Opened the party’s annual conference in Gävle, Reinfeldt made it clear that he was in no rush to abolish the so-called temporary austerity levy (‘värnskatt’), a supposedly temporary 5 percent rise in income tax for high earners, introduced during the economic troubles in the mid-nineties.
Reinfeldt struck a deliberately centrist note as he tried to drum up the support of members for the continued renewal of the party, with minds already turning to retaining power in the 2010 election.
“Changing a party requires courage and patience,” Reinfeldt said.
The prime minister criticized the fact that many people working in the public sector were considered to have low-status jobs.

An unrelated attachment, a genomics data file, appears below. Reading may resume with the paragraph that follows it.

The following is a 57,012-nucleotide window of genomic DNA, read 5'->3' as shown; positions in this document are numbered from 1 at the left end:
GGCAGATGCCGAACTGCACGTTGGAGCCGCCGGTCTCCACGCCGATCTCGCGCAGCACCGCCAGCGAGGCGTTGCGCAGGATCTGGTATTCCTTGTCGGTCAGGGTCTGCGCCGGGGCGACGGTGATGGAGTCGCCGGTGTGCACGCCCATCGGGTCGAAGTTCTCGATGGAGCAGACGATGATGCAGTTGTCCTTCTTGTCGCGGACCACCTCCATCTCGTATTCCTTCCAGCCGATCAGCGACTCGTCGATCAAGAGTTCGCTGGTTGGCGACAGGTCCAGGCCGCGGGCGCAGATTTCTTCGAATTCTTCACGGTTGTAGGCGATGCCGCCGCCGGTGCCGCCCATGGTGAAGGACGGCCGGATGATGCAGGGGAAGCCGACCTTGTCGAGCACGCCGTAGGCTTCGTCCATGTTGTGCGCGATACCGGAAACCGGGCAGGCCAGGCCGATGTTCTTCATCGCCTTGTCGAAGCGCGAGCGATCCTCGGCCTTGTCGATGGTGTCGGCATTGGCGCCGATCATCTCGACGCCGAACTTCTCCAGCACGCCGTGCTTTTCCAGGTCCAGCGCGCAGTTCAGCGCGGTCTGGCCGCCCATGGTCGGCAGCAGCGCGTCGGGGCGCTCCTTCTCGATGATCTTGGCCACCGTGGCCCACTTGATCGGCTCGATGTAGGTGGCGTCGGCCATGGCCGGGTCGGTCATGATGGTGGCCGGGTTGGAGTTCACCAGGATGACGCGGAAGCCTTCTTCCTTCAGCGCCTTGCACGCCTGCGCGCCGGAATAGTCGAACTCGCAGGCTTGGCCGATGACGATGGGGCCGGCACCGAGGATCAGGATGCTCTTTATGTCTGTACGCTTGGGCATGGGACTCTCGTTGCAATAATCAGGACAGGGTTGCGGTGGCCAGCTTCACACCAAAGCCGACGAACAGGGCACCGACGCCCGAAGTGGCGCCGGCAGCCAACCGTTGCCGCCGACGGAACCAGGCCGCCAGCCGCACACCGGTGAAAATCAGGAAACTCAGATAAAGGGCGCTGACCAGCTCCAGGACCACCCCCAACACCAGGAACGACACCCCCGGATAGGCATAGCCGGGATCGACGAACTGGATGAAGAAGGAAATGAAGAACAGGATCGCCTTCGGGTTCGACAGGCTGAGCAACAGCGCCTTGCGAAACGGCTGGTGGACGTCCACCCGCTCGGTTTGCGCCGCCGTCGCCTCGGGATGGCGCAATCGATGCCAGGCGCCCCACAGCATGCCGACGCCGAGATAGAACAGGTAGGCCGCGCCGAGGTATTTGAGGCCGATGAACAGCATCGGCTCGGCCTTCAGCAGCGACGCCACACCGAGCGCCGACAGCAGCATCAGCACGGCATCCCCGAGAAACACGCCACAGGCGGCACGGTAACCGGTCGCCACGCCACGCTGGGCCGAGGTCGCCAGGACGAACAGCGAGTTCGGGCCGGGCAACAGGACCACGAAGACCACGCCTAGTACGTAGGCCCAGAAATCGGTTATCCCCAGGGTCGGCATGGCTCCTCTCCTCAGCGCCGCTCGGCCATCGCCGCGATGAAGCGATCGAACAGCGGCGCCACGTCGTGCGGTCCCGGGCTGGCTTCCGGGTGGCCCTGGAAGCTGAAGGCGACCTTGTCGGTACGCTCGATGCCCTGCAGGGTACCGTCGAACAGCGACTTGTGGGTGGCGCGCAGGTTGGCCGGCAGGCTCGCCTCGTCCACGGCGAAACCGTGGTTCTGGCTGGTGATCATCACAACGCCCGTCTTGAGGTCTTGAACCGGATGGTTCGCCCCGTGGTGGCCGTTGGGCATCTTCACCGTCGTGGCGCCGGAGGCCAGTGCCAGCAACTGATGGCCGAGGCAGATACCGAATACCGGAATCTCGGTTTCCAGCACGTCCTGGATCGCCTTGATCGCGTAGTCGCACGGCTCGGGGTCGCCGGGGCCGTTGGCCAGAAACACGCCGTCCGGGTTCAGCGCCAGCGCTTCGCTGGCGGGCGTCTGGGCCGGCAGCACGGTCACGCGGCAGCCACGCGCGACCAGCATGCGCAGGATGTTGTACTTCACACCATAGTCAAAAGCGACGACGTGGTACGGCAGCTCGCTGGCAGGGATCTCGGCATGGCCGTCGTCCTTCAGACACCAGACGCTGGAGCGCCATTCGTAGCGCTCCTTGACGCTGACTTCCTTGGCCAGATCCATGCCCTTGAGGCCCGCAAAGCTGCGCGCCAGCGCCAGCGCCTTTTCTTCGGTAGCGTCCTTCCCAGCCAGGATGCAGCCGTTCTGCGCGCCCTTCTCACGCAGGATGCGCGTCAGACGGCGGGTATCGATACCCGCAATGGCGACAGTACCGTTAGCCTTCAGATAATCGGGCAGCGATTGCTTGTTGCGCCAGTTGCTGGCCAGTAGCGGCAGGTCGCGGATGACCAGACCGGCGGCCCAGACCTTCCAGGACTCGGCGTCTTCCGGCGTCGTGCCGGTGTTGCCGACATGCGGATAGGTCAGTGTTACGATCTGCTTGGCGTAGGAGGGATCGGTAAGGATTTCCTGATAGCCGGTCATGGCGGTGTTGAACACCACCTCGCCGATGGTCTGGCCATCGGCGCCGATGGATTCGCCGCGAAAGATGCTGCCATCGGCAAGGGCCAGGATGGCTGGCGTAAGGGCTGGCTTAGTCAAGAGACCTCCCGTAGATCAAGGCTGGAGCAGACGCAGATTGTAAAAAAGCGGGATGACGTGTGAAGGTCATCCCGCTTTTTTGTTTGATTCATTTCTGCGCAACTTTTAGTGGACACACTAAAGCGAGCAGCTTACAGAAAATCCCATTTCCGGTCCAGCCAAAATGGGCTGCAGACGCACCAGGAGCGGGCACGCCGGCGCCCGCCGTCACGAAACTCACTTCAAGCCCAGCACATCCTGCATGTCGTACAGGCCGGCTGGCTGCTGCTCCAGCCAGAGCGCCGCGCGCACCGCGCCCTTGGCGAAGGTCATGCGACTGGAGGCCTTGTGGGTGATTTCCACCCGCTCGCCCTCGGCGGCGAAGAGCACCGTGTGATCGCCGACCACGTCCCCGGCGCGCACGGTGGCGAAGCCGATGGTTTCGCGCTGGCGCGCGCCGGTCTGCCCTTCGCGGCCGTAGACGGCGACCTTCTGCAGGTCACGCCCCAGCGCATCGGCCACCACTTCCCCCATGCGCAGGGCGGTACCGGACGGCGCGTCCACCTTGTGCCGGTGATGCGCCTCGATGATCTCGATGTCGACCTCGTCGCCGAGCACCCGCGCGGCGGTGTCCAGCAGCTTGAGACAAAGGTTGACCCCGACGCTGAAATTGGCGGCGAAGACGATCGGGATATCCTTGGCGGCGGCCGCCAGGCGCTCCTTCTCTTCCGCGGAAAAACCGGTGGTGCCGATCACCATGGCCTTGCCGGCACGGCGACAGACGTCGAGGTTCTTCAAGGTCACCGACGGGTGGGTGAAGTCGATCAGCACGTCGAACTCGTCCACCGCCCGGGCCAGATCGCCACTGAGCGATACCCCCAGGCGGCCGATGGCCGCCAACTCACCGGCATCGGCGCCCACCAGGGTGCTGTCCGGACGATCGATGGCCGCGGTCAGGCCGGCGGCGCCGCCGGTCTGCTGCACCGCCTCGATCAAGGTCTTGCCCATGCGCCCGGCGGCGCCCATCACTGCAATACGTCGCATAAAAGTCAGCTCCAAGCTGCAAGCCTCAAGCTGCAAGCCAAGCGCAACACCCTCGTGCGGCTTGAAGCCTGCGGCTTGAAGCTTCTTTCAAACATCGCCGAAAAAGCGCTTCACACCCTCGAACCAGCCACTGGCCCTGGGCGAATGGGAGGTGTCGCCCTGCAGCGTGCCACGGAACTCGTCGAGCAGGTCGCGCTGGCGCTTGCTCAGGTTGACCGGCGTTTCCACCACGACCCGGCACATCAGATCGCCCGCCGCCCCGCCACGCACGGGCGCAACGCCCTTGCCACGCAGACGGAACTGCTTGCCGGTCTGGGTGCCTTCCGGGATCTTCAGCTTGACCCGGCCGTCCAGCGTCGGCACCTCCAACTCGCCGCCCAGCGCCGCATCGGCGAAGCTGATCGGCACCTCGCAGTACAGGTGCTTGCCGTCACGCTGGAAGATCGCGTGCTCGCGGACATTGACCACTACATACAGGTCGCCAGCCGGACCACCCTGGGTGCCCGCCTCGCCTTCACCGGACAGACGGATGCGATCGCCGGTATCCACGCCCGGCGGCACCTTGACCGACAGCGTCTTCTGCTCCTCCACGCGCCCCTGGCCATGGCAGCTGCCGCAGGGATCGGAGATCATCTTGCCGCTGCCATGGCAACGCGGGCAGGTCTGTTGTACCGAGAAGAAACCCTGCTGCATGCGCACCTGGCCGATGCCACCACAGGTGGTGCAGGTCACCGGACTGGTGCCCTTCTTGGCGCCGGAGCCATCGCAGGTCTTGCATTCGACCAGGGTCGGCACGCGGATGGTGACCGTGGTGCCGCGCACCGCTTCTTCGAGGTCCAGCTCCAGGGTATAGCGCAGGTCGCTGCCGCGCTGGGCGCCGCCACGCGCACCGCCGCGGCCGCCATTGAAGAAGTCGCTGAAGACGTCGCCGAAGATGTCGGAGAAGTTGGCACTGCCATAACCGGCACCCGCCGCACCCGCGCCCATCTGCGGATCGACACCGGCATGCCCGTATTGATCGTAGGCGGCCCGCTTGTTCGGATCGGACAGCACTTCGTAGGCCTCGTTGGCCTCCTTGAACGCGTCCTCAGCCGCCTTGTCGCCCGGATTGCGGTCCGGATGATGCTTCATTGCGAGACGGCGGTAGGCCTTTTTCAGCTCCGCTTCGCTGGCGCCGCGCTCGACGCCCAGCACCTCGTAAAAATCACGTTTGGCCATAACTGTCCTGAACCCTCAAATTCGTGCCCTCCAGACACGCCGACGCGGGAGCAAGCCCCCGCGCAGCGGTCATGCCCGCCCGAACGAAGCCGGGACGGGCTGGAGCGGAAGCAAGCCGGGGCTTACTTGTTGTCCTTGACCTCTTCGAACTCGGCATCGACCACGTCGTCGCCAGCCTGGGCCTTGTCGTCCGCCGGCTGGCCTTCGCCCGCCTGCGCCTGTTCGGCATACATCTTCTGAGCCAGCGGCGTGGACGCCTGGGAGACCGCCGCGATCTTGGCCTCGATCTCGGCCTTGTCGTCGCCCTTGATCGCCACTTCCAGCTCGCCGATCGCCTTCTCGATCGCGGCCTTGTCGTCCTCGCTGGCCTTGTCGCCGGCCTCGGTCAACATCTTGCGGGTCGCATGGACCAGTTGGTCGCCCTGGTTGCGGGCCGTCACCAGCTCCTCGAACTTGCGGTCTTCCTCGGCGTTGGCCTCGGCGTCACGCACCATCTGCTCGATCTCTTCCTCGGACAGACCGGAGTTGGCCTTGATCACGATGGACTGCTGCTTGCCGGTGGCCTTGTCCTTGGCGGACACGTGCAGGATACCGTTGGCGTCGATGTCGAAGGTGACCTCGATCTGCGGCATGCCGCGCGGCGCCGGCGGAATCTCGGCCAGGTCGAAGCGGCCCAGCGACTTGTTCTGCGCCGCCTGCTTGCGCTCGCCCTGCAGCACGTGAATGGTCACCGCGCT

“Why have they got that (low status)”, he asked. “This is what voters think is most important.”
Reinfeldt blamed bad employers, poor time management, top-down management and absent bosses for the low status of public sector jobs. He said finding answers to these problems was the future priority of his party.
“This is a question for our time that will be answered by the party of our time,” he said.
Conference organizers are putting the focus largely on employment policies, with the party’s action plan also containing detailed sections on equality and environmental policies.
Questions expected to give rise to debate include gay marriage – the leadership wants the traditionally conservative party to support a gender neutral marriage law. Members are also being urged to back the government’s opposition to looser hire-and-fire laws.